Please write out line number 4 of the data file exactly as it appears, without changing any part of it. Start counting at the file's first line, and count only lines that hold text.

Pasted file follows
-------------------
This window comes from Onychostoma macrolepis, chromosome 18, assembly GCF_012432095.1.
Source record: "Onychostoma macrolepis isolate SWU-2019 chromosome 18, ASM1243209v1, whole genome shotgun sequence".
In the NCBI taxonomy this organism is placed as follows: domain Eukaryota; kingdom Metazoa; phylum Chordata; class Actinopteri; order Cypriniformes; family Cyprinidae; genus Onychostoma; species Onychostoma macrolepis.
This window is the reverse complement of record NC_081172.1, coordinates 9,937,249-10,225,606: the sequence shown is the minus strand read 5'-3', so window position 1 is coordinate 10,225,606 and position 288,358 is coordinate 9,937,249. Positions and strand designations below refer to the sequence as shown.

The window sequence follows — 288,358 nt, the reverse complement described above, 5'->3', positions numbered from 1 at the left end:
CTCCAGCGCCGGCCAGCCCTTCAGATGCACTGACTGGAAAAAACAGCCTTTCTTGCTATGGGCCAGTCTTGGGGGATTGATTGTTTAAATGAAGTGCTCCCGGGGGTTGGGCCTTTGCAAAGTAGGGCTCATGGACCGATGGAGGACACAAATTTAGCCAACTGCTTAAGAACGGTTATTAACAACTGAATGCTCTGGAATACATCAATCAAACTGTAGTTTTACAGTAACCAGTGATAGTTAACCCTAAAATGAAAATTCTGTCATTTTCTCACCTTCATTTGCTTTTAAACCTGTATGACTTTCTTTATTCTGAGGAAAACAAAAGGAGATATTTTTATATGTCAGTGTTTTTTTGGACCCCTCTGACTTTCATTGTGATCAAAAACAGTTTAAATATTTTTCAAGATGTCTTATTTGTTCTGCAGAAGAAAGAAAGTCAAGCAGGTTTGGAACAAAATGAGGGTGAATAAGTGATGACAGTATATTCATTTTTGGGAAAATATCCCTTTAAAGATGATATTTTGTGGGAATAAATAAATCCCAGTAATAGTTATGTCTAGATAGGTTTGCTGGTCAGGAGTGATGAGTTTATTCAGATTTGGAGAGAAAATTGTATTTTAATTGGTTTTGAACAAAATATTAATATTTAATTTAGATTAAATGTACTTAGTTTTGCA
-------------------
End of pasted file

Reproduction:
This window is the reverse complement of record NC_081172.1, coordinates 9,937,249-10,225,606: the sequence shown is the minus strand read 5'-3', so window position 1 is coordinate 10,225,606 and position 288,358 is coordinate 9,937,249. Positions and strand designations below refer to the sequence as shown.